Technology itself will not force the music industry into freakonomics, and legislation will not protect the music industry from ending up that way. However, people want to share music. It’s human nature. And, most people will obey the laws of their land, if they are able. That means, it’s in everyone’s interest to present people with options for sharing music within the boundaries of fair use. Otherwise, we are forcing them to use technologies for illegal purposes.
The same technologies that RIAA wishes to control can be used to foster more effective business models, with reduced costs or higher volumes. Technology enables the creation of entirely new business models when it is incorporated into the business model itself. In other words, technology becomes part of a business process. It’s time that the RIAA drop it’s lawsuits, stop it’s lobbying and spend its money on embracing technologies that can quickly help in the transition from industrial-age manufacturing economics to digital economics.
The music industry needs to rethink their approach and begin incorporating technology into the model itself. Apple understands this very well, and has even begun to overcome the problem of teenagers without credit cards through its gift card approach.
The music industry could create a super eCommerce and music sharing site containing far more than the 3,500,000 songs on iTunes. They could setup music purchasing accounts with banks so that teenagers without credit cards can easily purchase songs. They could implement loyalty programs where sharing music can be used to motivate the purchase of music among friends, these loyalty programs would reward the person sharing whenever an item they shared was purchased by their friends. They could implement a subscription model, similar to emusic, and at the same time offer a purchase model on a song by song basis. They could reward people for volume purchases, or for hitting and exceeding annual targets.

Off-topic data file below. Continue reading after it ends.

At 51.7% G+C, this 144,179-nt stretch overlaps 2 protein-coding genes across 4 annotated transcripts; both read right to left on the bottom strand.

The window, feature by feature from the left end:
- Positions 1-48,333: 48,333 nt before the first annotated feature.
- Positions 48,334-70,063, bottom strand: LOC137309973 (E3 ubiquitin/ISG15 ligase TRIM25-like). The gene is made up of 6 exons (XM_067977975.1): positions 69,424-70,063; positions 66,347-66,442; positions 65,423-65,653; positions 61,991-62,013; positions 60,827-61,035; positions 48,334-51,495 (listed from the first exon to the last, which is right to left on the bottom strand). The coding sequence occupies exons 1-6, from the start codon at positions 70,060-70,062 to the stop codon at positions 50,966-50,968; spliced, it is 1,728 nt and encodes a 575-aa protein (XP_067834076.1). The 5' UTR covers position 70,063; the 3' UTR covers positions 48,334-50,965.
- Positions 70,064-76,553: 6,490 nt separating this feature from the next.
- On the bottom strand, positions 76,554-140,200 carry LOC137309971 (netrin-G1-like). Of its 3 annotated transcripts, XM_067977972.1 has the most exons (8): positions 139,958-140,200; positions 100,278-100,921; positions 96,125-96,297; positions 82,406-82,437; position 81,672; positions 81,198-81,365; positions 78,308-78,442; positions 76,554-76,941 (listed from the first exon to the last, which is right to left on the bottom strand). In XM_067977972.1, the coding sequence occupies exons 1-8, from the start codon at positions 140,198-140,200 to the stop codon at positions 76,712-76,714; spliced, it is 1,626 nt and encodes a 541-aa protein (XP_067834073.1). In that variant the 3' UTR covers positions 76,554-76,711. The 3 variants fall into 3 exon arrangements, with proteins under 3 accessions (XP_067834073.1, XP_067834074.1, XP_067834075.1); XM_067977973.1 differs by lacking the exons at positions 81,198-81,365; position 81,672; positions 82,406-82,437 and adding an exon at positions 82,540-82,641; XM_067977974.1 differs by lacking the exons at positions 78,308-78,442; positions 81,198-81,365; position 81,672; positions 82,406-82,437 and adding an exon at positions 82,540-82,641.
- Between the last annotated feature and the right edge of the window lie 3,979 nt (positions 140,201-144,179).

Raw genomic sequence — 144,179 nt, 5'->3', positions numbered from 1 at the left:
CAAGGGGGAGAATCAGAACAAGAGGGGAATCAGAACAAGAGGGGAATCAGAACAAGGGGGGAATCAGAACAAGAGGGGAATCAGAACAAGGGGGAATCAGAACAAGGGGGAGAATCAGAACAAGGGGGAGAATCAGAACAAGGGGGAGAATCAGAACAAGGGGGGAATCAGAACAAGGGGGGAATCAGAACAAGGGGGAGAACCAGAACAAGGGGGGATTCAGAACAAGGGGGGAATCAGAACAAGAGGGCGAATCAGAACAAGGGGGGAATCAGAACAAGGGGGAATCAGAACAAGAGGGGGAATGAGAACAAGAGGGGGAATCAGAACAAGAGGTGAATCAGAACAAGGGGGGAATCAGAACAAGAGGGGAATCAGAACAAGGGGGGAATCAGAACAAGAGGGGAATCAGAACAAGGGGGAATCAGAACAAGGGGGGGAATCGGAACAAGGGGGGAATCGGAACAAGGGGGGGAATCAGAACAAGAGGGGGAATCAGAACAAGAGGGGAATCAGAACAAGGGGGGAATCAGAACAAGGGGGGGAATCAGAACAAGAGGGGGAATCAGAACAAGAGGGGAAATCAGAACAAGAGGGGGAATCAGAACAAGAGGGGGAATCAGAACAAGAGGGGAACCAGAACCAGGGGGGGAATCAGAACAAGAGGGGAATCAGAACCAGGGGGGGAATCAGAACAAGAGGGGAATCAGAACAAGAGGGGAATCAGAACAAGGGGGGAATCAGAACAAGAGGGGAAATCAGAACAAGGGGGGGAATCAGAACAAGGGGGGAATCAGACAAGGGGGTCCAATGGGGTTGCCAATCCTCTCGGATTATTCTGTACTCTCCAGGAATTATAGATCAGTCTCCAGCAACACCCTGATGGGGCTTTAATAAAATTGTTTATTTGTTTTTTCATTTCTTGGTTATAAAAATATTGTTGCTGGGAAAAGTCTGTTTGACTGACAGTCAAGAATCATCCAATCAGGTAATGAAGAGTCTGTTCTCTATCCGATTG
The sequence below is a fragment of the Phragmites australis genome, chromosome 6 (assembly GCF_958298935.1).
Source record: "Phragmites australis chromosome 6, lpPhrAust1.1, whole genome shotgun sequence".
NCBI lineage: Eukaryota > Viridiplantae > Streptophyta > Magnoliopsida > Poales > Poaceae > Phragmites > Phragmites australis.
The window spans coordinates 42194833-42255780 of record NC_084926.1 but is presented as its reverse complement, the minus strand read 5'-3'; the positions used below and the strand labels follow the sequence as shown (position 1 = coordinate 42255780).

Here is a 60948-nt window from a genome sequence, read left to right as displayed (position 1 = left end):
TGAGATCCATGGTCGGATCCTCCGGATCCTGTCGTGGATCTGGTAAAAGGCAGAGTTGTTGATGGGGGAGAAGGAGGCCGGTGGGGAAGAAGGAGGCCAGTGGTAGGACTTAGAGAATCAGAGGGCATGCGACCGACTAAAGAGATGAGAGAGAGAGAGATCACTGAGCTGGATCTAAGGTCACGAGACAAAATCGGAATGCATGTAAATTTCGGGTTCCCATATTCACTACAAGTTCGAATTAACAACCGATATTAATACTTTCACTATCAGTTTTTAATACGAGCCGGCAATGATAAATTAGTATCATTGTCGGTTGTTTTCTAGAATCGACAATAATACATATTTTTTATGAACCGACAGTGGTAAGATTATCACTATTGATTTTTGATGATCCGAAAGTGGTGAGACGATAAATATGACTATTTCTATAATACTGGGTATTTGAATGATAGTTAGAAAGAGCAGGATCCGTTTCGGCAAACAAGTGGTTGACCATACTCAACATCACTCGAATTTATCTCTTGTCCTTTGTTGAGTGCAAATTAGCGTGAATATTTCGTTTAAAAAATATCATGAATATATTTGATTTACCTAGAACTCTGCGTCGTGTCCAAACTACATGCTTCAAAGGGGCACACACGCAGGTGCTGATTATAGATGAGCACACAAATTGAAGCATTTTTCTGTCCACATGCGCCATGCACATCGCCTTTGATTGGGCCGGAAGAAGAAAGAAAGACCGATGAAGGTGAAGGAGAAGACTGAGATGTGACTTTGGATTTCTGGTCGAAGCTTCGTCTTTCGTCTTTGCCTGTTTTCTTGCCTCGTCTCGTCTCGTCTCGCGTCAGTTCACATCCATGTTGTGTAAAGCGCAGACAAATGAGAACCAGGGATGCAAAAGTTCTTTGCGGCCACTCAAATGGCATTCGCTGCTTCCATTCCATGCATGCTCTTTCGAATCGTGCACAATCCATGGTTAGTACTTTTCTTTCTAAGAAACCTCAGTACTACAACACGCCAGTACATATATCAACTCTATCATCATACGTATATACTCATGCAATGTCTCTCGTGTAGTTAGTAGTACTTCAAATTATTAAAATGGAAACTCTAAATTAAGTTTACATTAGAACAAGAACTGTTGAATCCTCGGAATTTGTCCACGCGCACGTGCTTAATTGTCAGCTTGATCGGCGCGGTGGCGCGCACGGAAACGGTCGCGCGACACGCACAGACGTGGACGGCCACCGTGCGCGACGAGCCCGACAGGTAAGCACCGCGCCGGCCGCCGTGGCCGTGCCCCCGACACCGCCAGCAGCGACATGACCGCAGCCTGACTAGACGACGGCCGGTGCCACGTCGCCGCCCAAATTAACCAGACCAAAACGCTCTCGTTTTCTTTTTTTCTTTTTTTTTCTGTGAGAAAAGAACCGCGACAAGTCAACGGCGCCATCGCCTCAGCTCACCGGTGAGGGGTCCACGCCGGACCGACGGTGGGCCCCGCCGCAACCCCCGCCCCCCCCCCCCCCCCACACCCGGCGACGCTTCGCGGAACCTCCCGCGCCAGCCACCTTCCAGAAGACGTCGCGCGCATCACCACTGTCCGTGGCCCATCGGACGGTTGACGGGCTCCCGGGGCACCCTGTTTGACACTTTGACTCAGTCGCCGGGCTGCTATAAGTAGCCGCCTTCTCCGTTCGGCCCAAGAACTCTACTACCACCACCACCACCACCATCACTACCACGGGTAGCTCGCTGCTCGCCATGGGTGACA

Last week, I asked my 15 year old son why he didn’t join the online fan club of a particular band he is fond of. He told me they wanted to charge $10 per year to join and maintain his membership and all he got was a newsletter and discounts on the band’s concerts, which he knew he wouldn’t be allowed to attend until he was older. He said it just wasn’t worth it. I asked him what if they were to charge $20 and he would also get a free song to download every month in additional to the newsletter and concert discounts. He said that would be a bargain and he would have asked me for a credit card to use. When you consider this, for $20 a year he gets 12 songs, more per song than the 99 cents paid at the iTunes music store, and up to date news about the band he really likes. He would then tell his friends who also like the band about how great the experience is and some of them may sign up too. Unfortunately, this particular band hasn’t embraced this approach. This is just an example of the kind of loyalty program that embraces technology and incorporates it into the business model.
These are but a few of the ways the music industry and the RIAA could quickly gain the respect of the consumer and illegal file sharers while managing its own destiny in its move to digital economics.